Handling the outfielders has also been a touchy problem because no one of them combines both good fielding and crisp hitting. Gene Woodling, for example, began the season in left field but after turning a few fly balls into doubles he was given an easier assignment in right. Marty Keough started out strong in spring training, then slumped when the season opened. He was benched until Center Fielder Willie Tasby declined to play one night because of a lightning storm. By getting several hits that night, Keough was able to get back into the lineup—temporarily.
In left field now is Charlie Hinton, whose lively hitting makes up for his defensive shortcomings. The right-field job, which Woodling held for a time, has been given to Jim King.
There has been experimenting at first base, too. Dale Long began the year there. He didn't last. A big newcomer named Bud Zipfel was brought up from the minors and given the job.
The shifting of the infielders has been almost as effective as it has been constant. Chuck Cottier, obtained in a trade with Detroit, and Bob Johnson, called up from Rochester, have strengthened the infield. Cottier, an exceptional fielder, has taken over at second base, and Johnson has succeeded where others have failed at shortstop. Danny O'Connell is now at third.
Gene Green, an outfielder and reluctant catcher with the Cardinals years ago, is now, at the age of 38, a more enthusiastic pupil of catching under Coach Rollie Hemsley. His strength, though, is at the plate, not behind it.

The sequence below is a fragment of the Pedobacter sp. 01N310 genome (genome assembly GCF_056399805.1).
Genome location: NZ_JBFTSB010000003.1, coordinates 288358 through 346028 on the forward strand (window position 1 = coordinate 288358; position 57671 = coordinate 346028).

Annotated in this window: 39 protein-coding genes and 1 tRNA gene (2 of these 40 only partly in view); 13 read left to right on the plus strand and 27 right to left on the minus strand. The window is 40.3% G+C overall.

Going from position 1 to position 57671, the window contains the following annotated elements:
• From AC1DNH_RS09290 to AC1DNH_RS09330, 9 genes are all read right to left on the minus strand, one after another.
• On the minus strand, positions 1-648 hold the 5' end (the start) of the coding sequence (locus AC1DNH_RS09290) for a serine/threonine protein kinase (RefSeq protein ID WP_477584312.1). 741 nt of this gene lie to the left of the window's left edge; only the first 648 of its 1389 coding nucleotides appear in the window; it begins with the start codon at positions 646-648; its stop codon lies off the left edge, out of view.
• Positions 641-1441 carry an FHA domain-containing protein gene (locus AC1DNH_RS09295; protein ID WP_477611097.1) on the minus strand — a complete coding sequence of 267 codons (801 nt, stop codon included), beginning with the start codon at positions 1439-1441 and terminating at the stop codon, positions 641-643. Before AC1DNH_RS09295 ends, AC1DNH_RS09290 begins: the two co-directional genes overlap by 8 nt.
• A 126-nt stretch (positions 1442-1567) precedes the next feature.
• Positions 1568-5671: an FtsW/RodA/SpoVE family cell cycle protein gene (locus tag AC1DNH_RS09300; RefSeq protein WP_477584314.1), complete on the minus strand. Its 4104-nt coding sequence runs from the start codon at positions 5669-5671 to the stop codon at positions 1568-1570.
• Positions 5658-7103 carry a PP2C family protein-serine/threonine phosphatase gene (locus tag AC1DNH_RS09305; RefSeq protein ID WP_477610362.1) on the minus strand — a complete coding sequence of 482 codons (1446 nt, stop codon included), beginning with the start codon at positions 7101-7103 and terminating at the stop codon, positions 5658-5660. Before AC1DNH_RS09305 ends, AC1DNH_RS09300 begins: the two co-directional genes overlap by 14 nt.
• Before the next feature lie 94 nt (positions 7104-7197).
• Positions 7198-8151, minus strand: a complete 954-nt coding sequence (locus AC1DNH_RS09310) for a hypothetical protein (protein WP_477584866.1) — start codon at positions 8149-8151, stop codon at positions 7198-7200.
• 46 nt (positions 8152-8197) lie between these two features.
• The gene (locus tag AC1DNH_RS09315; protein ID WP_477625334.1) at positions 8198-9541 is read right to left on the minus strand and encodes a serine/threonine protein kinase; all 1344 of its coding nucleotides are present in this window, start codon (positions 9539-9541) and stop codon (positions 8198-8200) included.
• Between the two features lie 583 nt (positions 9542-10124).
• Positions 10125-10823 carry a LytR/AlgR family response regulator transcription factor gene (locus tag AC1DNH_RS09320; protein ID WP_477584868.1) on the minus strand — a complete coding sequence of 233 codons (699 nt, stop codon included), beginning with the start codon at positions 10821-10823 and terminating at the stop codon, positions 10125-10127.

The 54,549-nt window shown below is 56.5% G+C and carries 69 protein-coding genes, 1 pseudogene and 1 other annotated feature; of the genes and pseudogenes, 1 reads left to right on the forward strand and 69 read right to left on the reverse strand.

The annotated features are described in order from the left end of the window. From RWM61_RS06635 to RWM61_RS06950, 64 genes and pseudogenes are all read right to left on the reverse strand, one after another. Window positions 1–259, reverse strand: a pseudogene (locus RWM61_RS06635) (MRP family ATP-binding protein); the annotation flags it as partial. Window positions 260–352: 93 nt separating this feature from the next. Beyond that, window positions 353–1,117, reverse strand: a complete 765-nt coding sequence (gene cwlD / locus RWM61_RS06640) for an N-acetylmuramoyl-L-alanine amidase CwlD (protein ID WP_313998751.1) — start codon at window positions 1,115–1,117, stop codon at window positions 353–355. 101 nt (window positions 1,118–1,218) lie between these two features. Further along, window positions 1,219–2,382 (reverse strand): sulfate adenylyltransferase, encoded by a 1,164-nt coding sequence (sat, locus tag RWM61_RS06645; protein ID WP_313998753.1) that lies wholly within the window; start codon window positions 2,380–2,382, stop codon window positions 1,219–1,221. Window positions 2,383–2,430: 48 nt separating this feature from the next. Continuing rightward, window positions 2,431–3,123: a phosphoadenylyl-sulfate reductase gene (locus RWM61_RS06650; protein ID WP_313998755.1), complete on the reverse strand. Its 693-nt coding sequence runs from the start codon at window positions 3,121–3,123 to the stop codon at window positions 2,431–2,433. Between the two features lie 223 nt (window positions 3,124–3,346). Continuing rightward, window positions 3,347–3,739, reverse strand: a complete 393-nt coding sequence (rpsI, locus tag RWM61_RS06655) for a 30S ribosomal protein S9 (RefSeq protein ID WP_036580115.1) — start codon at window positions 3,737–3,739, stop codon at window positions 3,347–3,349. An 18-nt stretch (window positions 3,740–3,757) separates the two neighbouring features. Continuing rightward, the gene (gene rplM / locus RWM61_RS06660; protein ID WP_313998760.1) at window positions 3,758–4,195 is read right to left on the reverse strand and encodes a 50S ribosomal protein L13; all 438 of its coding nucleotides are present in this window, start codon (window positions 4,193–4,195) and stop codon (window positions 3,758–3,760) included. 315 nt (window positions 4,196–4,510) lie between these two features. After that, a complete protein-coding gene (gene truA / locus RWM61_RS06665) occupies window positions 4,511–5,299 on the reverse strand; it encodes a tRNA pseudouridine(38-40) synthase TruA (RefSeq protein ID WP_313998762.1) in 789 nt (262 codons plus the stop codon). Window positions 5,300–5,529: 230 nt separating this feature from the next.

The enthusiasm of the fans permits them to make allowances for Senatorial lapses. When Center Fielder Tasby recently paused long enough to triangulate the course, of a fly ball, thereby giving the hitter a triple, Willie was not booed; later, when he fanned twice in a row with men on base, the Senator fans showed almost inhuman restraint. Their boisterous displeasure is reserved only for the Minnesota Twins, regarded as deserters now and most satisfactorily defeated six out of seven games at Griffith Stadium.
The one really new personality connected with the new Washington team is the organization president, General Elwood (Pete) Quesada. Known to all connected with the team simply as the general, Pete Quesada grew up near Griffith Stadium (in 1912, at age 8, he helped turn in the fire alarm when the old stadium burned down). Quesada enlisted in the Army Air Force in 1924 and rose to lieutenant general, picking up an impressive war record and the reputation of a hard but fair man.
As the first head of the Federal Aviation Agency, Quesada incurred the displeasure of almost every interested party. "A whited sepulcher," cried one opponent. "I am not bothered by the vociferous pressures of private interests, so long as I am concerned with the public interest," Quesada says to critics in the starchy rhetoric he uses both for formal statements and casual conversation.
Millions for defense, offense
A lifelong unabashed fan, Quesada organized the syndicate that was selected over two other entries to replace Calvin Griffith's team. So far the group is committed to an investment of $4� million; the board of directors reads like a directory of elite Washington, with a large segment of support connected with the influential
, Agnes Meyer and Mrs. Philip Graham both being stockholders, and John Sweeter-man, Post vice-president and Mrs. Graham sitting on the team's board.